The pre-formed concrete floor on which he lay was spattered with blood, his blood. Slowly it was forming a pool in the lowest depression near the nearly useless drain. Funny, he didn't even remember the question the interrogator had wanted answered. That might be a side effect of the electrical shocks, or of the fact that the questions really didn't seem to matter to the interrogators either. They just wanted to break him. He was getting all too good at waking up in this room in a pool of blood or vomit or urine. At first they would take him out strapped on a gurney or dragged by security officers and pretend to be going someplace else, but they never did. The room was always the same one. There had been three -- no, four -- interrogators. The female hadn't lasted long.

   Turning his head slowly, painfully, John realized that the pool of blood had spread further this time; he had lost considerably more blood than he had thought. He rested his cheek against the coolness of the floor, and let both of his eyes shut.

   *Can't take too much more of this,* he thought. *Got to though. Got to keep buying time.*

   He felt like he had been "buying time" forever, and the "coin of the realm was pain." Soon someone would come for him. *Soon.* It had become a mantra he chanted to himself: "Buying time. Coin of the realm. Soon. Soon. Soon." Key words and phrases designed to help his people find him. Innocuous enough to pass unchallenged by his enemies who might or might not be scanning him.

   "Buying time" was for recognition: a white flag to the telepaths saying, "Yes, this is really me," and, "coin of the realm" was his escape hatch: a red flag saying, "Come get me now, I can't hold out any longer." He'd been waving both flags, mentally, for longer than he cared to remember. *Soon. Soon. Soon.* That was his own. He had to believe they were coming for him. He had to believe they were winning...had won.

   John knew the more his enemies worried about him, the less they would be worrying about the others -- the Resistance, Stephen and his precious cargo, the White Star fleet, the Rangers. *The plans to take over Earth and Mars must be close to completion by now. Susan will have done a good job as commander. She has the right instincts. If only the others have followed her lead. If only....* The same old set of worries ebbed and flowed through his thoughts. *Soon. Soon. Soon.*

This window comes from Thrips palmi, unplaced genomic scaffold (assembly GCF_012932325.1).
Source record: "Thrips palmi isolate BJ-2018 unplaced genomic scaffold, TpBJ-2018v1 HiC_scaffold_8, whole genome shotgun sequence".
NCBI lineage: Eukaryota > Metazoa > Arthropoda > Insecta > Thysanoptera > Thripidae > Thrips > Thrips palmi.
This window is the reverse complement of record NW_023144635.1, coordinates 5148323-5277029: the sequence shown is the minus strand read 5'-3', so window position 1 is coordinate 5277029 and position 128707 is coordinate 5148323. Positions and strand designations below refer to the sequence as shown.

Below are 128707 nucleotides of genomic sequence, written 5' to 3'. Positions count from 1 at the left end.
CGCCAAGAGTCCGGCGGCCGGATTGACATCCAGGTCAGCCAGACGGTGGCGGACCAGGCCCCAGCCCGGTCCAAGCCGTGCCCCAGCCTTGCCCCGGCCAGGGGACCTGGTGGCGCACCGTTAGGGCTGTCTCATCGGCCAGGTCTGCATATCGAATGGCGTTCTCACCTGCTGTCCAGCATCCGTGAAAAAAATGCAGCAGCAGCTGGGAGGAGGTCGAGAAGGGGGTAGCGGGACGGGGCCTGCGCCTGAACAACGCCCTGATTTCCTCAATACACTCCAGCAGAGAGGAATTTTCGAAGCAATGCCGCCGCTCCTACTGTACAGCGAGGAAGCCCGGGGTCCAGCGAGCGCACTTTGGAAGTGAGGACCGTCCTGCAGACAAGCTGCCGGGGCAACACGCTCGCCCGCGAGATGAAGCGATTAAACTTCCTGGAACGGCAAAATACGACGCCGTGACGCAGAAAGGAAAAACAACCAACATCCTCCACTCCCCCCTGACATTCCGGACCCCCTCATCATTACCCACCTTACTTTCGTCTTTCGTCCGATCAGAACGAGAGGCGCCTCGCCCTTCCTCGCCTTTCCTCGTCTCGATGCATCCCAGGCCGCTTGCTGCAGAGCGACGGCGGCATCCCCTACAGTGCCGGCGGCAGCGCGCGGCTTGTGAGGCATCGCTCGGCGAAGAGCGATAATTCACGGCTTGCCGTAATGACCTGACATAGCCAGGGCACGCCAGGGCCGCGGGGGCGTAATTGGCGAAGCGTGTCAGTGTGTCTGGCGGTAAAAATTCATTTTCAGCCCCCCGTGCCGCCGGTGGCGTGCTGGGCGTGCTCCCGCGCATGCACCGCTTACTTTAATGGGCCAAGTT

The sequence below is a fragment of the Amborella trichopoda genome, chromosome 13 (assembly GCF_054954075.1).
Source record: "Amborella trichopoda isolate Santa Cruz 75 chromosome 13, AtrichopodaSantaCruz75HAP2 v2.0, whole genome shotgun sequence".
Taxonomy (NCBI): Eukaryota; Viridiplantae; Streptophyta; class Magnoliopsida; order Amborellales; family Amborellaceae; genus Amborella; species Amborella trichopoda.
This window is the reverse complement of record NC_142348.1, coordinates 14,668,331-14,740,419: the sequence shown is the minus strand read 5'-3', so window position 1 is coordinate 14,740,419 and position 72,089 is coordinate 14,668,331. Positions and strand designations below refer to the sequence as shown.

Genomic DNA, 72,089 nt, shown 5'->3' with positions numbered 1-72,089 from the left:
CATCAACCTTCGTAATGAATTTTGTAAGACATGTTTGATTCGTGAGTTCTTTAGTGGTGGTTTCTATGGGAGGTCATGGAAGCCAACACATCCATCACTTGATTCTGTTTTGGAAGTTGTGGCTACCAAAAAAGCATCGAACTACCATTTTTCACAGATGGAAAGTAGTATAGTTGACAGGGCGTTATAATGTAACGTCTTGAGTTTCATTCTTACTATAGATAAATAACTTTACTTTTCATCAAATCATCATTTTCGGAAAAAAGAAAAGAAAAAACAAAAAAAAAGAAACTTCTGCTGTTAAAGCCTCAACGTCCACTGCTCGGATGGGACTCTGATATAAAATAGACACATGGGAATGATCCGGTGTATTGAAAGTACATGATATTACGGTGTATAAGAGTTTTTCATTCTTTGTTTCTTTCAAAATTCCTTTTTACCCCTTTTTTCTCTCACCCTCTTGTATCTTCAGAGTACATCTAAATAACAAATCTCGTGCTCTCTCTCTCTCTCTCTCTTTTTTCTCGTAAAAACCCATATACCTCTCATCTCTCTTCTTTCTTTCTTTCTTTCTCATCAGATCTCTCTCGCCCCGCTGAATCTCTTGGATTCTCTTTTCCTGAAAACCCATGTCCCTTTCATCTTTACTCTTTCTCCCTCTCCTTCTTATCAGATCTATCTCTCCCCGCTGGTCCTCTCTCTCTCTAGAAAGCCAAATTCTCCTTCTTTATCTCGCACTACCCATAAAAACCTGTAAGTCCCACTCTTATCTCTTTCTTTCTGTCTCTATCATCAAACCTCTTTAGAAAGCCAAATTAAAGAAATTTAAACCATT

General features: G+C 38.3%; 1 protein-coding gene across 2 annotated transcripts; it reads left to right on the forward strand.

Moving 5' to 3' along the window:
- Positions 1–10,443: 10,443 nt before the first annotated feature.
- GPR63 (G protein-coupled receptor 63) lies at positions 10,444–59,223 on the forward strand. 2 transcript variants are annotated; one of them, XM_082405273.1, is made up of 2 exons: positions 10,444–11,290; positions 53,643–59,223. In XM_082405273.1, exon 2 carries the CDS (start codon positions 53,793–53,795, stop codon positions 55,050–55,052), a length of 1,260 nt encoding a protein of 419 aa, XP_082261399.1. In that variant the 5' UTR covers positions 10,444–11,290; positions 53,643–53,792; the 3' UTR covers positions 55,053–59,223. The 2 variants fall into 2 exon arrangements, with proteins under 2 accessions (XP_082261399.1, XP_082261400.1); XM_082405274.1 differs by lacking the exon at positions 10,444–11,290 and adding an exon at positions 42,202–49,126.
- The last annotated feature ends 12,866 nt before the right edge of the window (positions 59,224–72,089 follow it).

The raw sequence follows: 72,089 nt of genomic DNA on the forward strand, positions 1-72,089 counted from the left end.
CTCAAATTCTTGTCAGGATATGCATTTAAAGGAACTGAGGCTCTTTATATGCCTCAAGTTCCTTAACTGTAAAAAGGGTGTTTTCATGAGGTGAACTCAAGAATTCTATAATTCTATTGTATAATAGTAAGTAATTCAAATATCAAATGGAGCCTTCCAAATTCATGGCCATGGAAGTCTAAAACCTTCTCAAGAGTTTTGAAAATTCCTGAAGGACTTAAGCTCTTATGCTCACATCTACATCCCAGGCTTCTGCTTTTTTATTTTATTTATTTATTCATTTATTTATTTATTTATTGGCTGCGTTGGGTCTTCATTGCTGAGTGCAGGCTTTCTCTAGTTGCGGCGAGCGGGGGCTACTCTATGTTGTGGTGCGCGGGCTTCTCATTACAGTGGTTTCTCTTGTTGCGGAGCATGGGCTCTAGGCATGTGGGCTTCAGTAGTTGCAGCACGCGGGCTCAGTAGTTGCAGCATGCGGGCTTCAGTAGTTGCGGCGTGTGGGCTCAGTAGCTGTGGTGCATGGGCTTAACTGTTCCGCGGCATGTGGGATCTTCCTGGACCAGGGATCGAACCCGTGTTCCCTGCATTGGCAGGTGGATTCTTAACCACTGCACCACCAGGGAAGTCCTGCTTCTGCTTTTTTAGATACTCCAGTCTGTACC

John cautiously moved his swollen tongue inside his bloody mouth. Another tooth gone, a molar by the feel of it. *Probably cracked it trying not to scream.* He eased the side of his face further onto the concrete seeking some relief for the throbbing nerve endings. *Trying not to scream,* that hadn't worked. The memory of the omnipresent, keening sounds that could only have come from him, from the destruction of his self, filtered slowly back into his consciousness. He grimaced as much as his face would allow; it was not the way you wanted to think of yourself as behaving.

   *Oh, God! Did I tell them what they wanted?* For a moment, he came close to panicking. *I must have held out. I must have, or I'd be dead.*

   He knew that whatever group had captured him would only keep him until they had broken him and gotten all the information he had to give, all the information they could bargain with or sell to the highest bidder.

   *Once they break me, once they find out what they want, they won't need me anymore. I'll be expendable.* The other word for expendable people was dead. He hadn't talked, not yet.